A preposterous tale, except that there are numerous carvings of Templar Knights engraved on the chapel walls, along with carvings of Freemason symbology (the Freemasons and Templars reputedly had close ties). Not something you’d expect to find in a Christian building, especially one that was built at a fiercely religious time.

If you’d like to see these beautiful stone carvings yourself, you can visit Rosslyn Chapel as part of a guided tour that departs from Edinburgh city centre. The tour guide will explain the symbolism of each carving and also retell the stories surrounding this stunning building, which I can confirm is genuinely fascinating having done the tour myself.

Stirling Castle

Did you know that Stirling Castle was once the most powerful fortification in all of Scotland, even more so than Edinburgh Castle? Most people don’t, so if you’re a tourist visiting Scotland, you really should take a journey to Stirling to explore this incredible historic building as it’s also one of the most haunted places in the country.

Stirling Castle sits on top of Castle Hill, (an enormous rock outcrop that can be seen for miles around) and over the years it has served both as a military stronghold and a royal palace. Robert the Bruce liberated the castle from the English in 1299, and Mary Queen of Scots was crowned there in 1542, so it has lots of historic stories waiting to be discovered. One sorry tale concerns Queen Mary and one of her servant girls.

After nearly two decades in France, the Queen of Scots returned to Scotland in 1562 and settled in Stirling Castle, where she had a number of servants at her service. One of these was known to be a Highland girl who supposedly had the power to see the future.

Stirling Castle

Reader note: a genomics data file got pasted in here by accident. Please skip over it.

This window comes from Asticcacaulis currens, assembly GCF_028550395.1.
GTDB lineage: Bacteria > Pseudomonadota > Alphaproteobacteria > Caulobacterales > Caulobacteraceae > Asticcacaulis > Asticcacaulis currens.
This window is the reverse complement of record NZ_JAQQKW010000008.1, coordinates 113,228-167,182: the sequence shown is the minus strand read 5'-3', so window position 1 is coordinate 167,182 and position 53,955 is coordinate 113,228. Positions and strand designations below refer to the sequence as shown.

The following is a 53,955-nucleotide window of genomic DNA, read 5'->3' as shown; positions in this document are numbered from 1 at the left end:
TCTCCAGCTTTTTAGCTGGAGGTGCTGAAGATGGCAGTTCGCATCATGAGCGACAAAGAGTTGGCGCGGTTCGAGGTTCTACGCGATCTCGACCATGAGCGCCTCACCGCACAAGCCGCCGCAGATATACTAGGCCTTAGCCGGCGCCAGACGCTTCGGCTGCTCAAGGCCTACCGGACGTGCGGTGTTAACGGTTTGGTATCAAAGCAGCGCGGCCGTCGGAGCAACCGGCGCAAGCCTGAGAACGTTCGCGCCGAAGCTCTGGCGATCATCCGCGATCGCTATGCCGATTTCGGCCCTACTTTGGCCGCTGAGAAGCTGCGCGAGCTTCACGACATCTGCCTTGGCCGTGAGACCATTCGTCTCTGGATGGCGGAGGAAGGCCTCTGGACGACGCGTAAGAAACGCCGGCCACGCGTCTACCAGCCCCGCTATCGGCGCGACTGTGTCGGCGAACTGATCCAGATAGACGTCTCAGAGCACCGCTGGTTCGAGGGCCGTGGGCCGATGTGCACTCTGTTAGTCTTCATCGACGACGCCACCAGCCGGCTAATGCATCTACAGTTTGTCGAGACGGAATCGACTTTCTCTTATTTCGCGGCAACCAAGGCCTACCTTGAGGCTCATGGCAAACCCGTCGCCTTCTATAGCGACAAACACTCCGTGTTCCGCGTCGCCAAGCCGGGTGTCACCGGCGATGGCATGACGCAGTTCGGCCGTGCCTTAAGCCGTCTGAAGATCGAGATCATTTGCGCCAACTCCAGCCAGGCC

The girl told Mary that she had a premonition that if the Queen was to spend a single night in the castle she would die, so after begging Mary to let her keep watch she fell asleep in the corner of Mary’s bedroom.

A few hours later, the girl woke to find the bed chamber engulfed in flames, most likely brought on by the candles she had lit. As the fire burned through the girl’s emerald-coloured dress, she managed to pick up the unconscious queen and carry her to safety, but not before suffering terrible burns in the process.

While it’s a recorded fact that Mary recovered with barely an injury, the poor servant girl was so badly burned that she died shortly after in agony, and ever since that fateful day, there have been reports of a ghostly female figure dressed in green roaming through the castle’s corridors whose appearance foretells a tragedy involving death.

A second, rather happier ghost has also been reported at Stirling Castle. While exploring the attraction, several tourists have reported seeing a man dressed in full Highland dress walking around in the shadows. As he’s so elaborately dressed, most visitors think he’s a tour guide, but when they wander over to talk to him, he turns away and disappears.

It’s not known who the ghost is or why he stalks the castle, but it’s believed he is associated with the Argyll and Sutherland Highland regiment which began using Stirling Castle as a barracks in the early 1800s. To really make the most of a visit to Stirling Castle, you might like to join a guided tour. There are several to choose from, but the tour below includes a visit to Loch Lomond and the surrounding area.

Skaill House

Skaill House

Skaill House is a historic building that I bet most tourists have never heard of. That being said, if you have any interest in the paranormal, then Skaill House is probably somewhere near the top of your list of spooky Scottish ‘must-visit’ destinations.